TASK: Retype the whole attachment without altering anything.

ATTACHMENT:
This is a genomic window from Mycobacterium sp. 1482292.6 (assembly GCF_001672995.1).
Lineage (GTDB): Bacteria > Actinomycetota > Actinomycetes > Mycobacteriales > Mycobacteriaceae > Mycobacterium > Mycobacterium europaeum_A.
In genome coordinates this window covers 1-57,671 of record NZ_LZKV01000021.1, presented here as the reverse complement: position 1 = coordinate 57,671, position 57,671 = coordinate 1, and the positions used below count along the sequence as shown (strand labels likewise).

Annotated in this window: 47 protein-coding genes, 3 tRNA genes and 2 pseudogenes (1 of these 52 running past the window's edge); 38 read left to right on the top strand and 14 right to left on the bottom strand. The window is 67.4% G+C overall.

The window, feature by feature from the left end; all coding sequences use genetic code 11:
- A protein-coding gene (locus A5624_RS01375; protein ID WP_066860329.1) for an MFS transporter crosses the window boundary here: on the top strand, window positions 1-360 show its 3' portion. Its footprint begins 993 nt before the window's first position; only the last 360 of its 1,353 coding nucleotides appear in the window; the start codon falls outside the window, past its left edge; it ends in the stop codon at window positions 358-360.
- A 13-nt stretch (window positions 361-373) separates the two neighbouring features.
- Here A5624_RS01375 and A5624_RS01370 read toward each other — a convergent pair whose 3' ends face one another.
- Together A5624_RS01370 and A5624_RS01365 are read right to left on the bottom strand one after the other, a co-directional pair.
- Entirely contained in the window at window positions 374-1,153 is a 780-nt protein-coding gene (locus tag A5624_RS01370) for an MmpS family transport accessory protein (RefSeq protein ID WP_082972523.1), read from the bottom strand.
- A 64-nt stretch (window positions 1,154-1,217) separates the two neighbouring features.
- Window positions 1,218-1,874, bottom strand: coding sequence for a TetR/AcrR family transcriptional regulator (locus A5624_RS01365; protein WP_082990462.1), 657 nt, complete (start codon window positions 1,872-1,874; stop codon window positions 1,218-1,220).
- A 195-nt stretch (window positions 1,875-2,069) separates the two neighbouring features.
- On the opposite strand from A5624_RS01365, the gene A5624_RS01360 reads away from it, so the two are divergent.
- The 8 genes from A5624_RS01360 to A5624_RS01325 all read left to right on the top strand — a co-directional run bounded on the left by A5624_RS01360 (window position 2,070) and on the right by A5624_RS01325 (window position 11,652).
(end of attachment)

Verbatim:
This is a genomic window from Mycobacterium sp. 1482292.6 (assembly GCF_001672995.1).
Lineage (GTDB): Bacteria > Actinomycetota > Actinomycetes > Mycobacteriales > Mycobacteriaceae > Mycobacterium > Mycobacterium europaeum_A.
In genome coordinates this window covers 1-57,671 of record NZ_LZKV01000021.1, presented here as the reverse complement: position 1 = coordinate 57,671, position 57,671 = coordinate 1, and the positions used below count along the sequence as shown (strand labels likewise).

Annotated in this window: 47 protein-coding genes, 3 tRNA genes and 2 pseudogenes (1 of these 52 running past the window's edge); 38 read left to right on the top strand and 14 right to left on the bottom strand. The window is 67.4% G+C overall.

The window, feature by feature from the left end; all coding sequences use genetic code 11:
- A protein-coding gene (locus A5624_RS01375; protein ID WP_066860329.1) for an MFS transporter crosses the window boundary here: on the top strand, window positions 1-360 show its 3' portion. Its footprint begins 993 nt before the window's first position; only the last 360 of its 1,353 coding nucleotides appear in the window; the start codon falls outside the window, past its left edge; it ends in the stop codon at window positions 358-360.
- A 13-nt stretch (window positions 361-373) separates the two neighbouring features.
- Here A5624_RS01375 and A5624_RS01370 read toward each other — a convergent pair whose 3' ends face one another.
- Together A5624_RS01370 and A5624_RS01365 are read right to left on the bottom strand one after the other, a co-directional pair.
- Entirely contained in the window at window positions 374-1,153 is a 780-nt protein-coding gene (locus tag A5624_RS01370) for an MmpS family transport accessory protein (RefSeq protein ID WP_082972523.1), read from the bottom strand.
- A 64-nt stretch (window positions 1,154-1,217) separates the two neighbouring features.
- Window positions 1,218-1,874, bottom strand: coding sequence for a TetR/AcrR family transcriptional regulator (locus A5624_RS01365; protein WP_082990462.1), 657 nt, complete (start codon window positions 1,872-1,874; stop codon window positions 1,218-1,220).
- A 195-nt stretch (window positions 1,875-2,069) separates the two neighbouring features.
- On the opposite strand from A5624_RS01365, the gene A5624_RS01360 reads away from it, so the two are divergent.
- The 8 genes from A5624_RS01360 to A5624_RS01325 all read left to right on the top strand — a co-directional run bounded on the left by A5624_RS01360 (window position 2,070) and on the right by A5624_RS01325 (window position 11,652).